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Category Archives: Interest rates

Homeowners paying off mortgages at record rate

In 2010, homeowners paid back over £24bn of their mortgage borrowings, which was the highest amount since records began in 1970. Detailed figures from the Bank of England also showed that £7bn was repaid in the final quarter of 2010, compared to £6.6bn in the third quarter. This means that mortgage repayments have exceeded borrowings for eleven consecutive quarters. This … Continue reading

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Shock rise in UK prices

CPI annual inflation, the government’s target measure, was 4.4% in February, which was a substantial rise on the figure of 4.0% recorded in January. Most analysts had been expecting a rise, but not by as much as this. This is the highest figure since October 2008. The main upward pressure on prices came from domestic heating costs – particularly gas, … Continue reading

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Pensioners have been ‘hit particularly hard’ by the recession

Both pensioners and the poorest households have been badly hit by the recent recession, according to a report produced by the Institute of Fiscal Studies (IFS) and funded by the BBC. The IFS estimates that in the three years from 2008 to 2011 real household incomes will have fallen by 1.6%, or £360 per year. This means that households are … Continue reading

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The UK’s Inflation Problem: Selling England by the Pound?

This is the title of a speech which Andrew Sentence, of the Bank of England’s Monetary Policy Committee has just given. He is diametrically opposed to Mervyn King’s analysis of the current situation, believing that current levels of inflation are not temporary; that interest rates need to be raised; and, that in not taking action now the Bank is putting … Continue reading

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Inflation continues to climb

CPI annual inflation was 4.0% in January, rising from 3.7% in December, according to figures released by the ONS today. The ONS said that: “Two of the main factors that had an impact on the January data are the increase in the standard rate of Value Added Tax (VAT) to 20 per cent and the continued increase in the price … Continue reading

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Squeeze on living standards is inevitable says Merv

“In 2011, real wages are likely to be no higher than they were in 2005. One has to go back to the 1920s to find a time when real wages fell over a period of six years.” “The squeeze on living standards is the inevitable price to pay for the financial crisis and subsequent rebalancing of the world and UK … Continue reading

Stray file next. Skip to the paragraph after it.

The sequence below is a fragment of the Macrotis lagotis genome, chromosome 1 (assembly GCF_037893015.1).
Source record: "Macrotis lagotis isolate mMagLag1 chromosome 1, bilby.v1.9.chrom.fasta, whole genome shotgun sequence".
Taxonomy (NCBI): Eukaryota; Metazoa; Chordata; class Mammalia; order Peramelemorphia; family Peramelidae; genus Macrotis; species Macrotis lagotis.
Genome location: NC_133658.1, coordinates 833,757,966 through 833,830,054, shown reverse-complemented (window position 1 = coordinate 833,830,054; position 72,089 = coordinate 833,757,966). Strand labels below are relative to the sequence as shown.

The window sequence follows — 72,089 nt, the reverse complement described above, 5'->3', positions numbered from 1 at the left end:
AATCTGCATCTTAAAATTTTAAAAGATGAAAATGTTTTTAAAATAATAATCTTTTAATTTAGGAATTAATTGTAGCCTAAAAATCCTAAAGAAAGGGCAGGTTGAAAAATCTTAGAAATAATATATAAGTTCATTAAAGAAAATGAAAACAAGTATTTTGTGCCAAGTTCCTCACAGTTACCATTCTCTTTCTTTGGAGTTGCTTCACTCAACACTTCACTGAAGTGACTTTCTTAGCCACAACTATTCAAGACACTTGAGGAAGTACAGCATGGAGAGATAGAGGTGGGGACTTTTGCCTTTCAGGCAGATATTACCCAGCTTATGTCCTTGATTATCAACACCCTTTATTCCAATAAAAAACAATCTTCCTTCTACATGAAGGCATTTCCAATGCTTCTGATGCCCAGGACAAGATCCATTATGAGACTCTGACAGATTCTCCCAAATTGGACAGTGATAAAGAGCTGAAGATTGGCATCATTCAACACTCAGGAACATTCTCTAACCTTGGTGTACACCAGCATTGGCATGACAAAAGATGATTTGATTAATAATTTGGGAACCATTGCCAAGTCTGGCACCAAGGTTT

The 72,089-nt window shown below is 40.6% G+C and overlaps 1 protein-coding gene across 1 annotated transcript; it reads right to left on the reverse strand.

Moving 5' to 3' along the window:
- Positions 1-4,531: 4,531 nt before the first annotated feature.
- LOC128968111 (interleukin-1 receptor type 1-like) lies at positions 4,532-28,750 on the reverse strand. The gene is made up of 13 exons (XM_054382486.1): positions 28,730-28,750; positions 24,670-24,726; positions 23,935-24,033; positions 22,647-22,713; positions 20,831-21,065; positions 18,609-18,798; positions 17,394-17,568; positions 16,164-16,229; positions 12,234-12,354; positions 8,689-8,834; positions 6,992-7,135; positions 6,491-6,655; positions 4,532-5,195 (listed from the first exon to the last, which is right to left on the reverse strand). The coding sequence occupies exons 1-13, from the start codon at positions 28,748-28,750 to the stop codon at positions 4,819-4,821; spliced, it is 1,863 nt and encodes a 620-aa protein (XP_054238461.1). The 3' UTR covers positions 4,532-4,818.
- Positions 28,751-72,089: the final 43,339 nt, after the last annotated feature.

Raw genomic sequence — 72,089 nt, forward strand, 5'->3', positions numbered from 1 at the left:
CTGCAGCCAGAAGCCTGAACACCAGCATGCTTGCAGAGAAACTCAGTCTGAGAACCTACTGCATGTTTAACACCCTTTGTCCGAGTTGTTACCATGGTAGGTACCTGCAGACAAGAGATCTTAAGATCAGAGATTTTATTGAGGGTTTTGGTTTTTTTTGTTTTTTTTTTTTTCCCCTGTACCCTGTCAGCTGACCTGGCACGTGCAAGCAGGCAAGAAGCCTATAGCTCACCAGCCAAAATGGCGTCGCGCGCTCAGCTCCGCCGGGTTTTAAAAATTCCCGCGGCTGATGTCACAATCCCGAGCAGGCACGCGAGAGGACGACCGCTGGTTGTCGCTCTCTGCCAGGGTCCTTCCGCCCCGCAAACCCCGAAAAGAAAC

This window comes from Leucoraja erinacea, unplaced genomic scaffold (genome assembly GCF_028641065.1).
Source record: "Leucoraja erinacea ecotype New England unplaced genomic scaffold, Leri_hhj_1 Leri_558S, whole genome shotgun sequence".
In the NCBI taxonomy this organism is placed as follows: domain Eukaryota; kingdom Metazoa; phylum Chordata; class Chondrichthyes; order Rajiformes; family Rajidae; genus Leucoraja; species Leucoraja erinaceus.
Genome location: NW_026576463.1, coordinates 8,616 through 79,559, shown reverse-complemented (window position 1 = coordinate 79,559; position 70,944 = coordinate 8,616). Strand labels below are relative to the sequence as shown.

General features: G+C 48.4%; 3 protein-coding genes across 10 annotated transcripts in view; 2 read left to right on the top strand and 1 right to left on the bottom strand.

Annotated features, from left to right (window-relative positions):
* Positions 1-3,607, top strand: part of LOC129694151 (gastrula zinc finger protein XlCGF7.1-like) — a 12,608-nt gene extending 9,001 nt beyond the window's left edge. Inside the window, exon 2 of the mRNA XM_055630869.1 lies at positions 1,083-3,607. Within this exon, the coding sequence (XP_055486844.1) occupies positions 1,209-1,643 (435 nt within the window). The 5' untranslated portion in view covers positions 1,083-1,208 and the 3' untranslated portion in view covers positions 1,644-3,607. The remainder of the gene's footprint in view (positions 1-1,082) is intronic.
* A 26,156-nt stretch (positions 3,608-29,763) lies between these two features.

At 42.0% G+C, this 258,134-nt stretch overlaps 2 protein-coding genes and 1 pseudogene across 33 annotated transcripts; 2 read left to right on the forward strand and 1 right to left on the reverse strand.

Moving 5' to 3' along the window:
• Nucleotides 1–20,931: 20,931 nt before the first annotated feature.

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Oops! CPI inflation rises to 3.7%. Zimbabwe here we come

“Inflation will soon be in double figures” says Governor of the Bank of England. “We can’t raise interest rates. That’s the only thing preventing David Cameron’s fiscal policy turning the country into a total wasteland.” Well he didn’t actually say that, but he might have liked to. The Governor’s mantra that inflation will eventually come down of its own accord, … Continue reading

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Continued rise in UK producer prices

Output price inflation rose to 4.2% in December 2010 according to the Office for National Statistics.  This is sometimes referred to as ‘factory gate’ annual inflation, and measures the output prices that manufacturers sell their products at. The rise on the month was 0.5% which is considered quite significant. At the same time, input price annual inflation rose by 12.5% … Continue reading

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House prices are now 18% below their pre-recession peak

House prices fell 1.3% between November and December 2010 according to the Halifax. This meant a further fall of about £2,000 in the average price of a house, which now stands at £163,435. Overall, there was a fall in prices of 1.6% over 2010 as a whole, and house prices are now about 18% below their peak in the third … Continue reading

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“We’re absolutely certain that nobody knows what’s going to happen.”

This could have been the headline from the Bank of England’s November Inflation Report that was published this morning. All in all, it was riddled with uncertainty. Mr King, the governor of the Bank, said that given the slower growth in government spending, the strength of any recovery depended heavily on what was happening externally. He said: “The biggest …. … Continue reading

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